While slaughtering thousands, North Korea’s dictators published children’s books


In this photo dated on February 26, 2008, a painting is seen of the North Korean leader Kim Jong Il at the Grand Peoples Study Hall in the North Korea capital, Pyongyang. (MARK RALSTON/AFP/Getty Images)

The passions of Kim Jong Il were as myriad as they were odd.

Before his death in 2011, for example, he kidnapped a South Korean film director to make this truly terrible Godzilla movie, invited Michael Jordan to see his basketball collection at the Museum of International Understanding (Jordan declined) and looked at a great many things.

Now, it turns out, Kim Jong Il — along with dad Kim Il Sung — were prolific children’s books authors. According to fresh research published in The International Review of Korean Studies, each of the dictators wrote books for young people that were equal parts propaganda and parable.

“I’ve wondered why the DPRK endures in defiance of all expectations,” the study’s author, Christopher Richardson, told the Washington Post. “Even when so many fraternal social systems withered and faded, it remains. It endures, now under its third leader, Kim Jong-un. Why?” His theory: children’s stories.

Well actually, Richardson found, it’s a bit more complicated than that.  “‘Children’s literature remains one of several key means for the instruction of citizens in North Korea’s revolutionary culture,” he said. “Very little has been written about North Korean children’s culture, even though it has been more successful than either the Soviet Union or China at maintaining its revolutionary culture.”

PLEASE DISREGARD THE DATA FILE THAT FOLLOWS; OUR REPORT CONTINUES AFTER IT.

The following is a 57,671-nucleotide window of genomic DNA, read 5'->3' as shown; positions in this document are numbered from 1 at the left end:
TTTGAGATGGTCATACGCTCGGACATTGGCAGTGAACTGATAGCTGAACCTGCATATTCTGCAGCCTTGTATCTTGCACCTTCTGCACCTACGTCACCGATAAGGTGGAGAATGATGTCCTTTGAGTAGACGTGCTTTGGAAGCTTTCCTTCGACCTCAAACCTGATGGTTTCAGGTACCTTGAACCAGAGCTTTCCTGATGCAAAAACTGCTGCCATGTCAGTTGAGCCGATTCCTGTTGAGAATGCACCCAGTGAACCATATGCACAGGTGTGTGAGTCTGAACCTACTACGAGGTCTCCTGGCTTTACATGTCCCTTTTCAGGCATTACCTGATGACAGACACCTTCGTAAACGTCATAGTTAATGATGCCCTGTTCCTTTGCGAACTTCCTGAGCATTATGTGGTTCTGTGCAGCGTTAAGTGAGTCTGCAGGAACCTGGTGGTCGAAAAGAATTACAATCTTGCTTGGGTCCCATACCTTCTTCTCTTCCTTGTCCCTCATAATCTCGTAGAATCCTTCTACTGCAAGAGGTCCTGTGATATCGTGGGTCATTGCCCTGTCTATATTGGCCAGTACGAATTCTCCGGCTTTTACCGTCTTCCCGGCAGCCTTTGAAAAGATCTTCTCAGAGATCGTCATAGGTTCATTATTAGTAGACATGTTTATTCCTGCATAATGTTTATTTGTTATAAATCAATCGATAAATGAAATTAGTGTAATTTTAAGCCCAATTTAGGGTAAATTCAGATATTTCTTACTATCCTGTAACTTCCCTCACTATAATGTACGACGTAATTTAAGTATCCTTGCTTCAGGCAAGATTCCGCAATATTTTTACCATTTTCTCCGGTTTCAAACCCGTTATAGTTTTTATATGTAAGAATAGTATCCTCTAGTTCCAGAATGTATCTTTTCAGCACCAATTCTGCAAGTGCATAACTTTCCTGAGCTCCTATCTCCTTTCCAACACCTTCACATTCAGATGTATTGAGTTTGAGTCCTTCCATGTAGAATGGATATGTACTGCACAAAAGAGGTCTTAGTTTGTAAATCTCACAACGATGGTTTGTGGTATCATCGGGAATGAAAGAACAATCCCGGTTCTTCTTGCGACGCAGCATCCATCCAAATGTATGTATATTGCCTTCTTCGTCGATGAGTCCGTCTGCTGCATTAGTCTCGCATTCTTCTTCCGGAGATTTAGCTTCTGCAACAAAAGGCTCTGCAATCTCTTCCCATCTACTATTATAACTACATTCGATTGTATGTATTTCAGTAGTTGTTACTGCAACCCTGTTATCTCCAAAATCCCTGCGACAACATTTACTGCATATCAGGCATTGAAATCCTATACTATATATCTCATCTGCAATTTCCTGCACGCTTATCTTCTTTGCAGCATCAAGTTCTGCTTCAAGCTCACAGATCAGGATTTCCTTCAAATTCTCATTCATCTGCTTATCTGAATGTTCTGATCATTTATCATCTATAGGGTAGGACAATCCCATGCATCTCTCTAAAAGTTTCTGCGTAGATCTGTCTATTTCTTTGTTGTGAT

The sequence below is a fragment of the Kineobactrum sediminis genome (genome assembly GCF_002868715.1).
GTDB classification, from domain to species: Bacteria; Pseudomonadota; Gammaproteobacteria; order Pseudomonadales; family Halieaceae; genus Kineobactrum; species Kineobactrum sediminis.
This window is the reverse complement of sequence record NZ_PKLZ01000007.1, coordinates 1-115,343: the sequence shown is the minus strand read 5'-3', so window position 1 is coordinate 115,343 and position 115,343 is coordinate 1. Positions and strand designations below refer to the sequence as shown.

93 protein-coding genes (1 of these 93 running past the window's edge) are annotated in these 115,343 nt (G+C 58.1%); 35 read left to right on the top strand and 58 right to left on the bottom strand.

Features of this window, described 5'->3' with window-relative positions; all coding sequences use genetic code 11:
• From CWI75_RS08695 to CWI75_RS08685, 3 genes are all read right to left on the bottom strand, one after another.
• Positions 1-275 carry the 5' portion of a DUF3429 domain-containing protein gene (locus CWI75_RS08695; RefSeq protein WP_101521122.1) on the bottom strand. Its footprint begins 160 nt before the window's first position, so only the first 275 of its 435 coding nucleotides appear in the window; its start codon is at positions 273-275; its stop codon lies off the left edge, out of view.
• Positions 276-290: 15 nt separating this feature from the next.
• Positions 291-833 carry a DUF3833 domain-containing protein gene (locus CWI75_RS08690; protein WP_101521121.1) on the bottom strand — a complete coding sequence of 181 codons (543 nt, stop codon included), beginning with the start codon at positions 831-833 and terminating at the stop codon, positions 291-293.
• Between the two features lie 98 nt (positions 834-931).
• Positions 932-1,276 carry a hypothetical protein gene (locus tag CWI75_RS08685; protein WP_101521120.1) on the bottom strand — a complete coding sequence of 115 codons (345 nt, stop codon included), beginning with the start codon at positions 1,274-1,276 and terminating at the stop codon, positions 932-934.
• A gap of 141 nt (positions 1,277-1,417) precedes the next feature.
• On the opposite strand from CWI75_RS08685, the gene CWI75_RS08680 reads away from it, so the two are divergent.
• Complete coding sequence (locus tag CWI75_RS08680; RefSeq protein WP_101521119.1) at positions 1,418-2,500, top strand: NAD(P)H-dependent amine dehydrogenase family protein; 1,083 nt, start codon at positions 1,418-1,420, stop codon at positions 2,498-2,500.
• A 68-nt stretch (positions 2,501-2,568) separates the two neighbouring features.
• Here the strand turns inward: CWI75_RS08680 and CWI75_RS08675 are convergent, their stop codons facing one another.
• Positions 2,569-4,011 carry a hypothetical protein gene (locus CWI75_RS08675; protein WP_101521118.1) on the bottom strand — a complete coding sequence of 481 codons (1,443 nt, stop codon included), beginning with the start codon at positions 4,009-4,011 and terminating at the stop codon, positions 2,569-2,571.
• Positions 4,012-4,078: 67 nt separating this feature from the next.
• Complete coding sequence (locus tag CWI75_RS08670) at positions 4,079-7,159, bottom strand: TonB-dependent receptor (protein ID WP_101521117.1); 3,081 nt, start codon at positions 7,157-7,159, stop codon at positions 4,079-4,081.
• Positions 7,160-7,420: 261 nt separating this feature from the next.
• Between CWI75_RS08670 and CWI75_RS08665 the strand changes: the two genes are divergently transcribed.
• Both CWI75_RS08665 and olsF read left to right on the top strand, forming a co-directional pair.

How many books did the dictators write themselves?

“Certainly several,” Richardson says. Though, he adds, it’s difficult to pinpoint which ones derived from the dynasty itself — and which were merely written in their names.

The prose was anything but understated — and nearly as trippy as the accompanying pictures.

Here’s a taste from Kim Jong Il’s “Boys Wipe Out Bandits”: “At last the left cyst burst, emitting fierce flames and the captain fell down, dejectedly dropping his club. At that moment a loud battle cry was heard from outside. Villagers killed the rest of the bandits.”

This tale, like most of the dicatators’ work, invokes some pretty heavy-handed symbolism, denouncing callous Koreans who oppose his revolution.

Another story by Kim Il Sung — boldly named “The Butterfly and the Cock” — explains how a rampaging cockerel stomps into a pleasant garden and intimidates the other animals until a young butterfly confronts the offending animal. (Hint: The cockerel symbolizes U.S. aggression, and the butterfly North Korea’s courage.)

It’s not clear whether the youthful Kim Jong Un has gotten into the act yet, Richardson said. But he may soon. “His renewed emphasis on winning the hearts and minds of children suggests Kim Jong Un is keenly aware that if he cannot win this generation,” Richardson said, “then the DPRK as he knows it will soon change beyond recognition.”

Which, all things considered, could make for a pretty good kid’s book.

(For the trippiest thing you’ve ever seen, watch this video, which recreates Kim Il Sung’s opus, “The Butterfly and the Cock.”)

Terrence McCoy covers poverty, inequality and social justice. He also writes about solutions to social problems.
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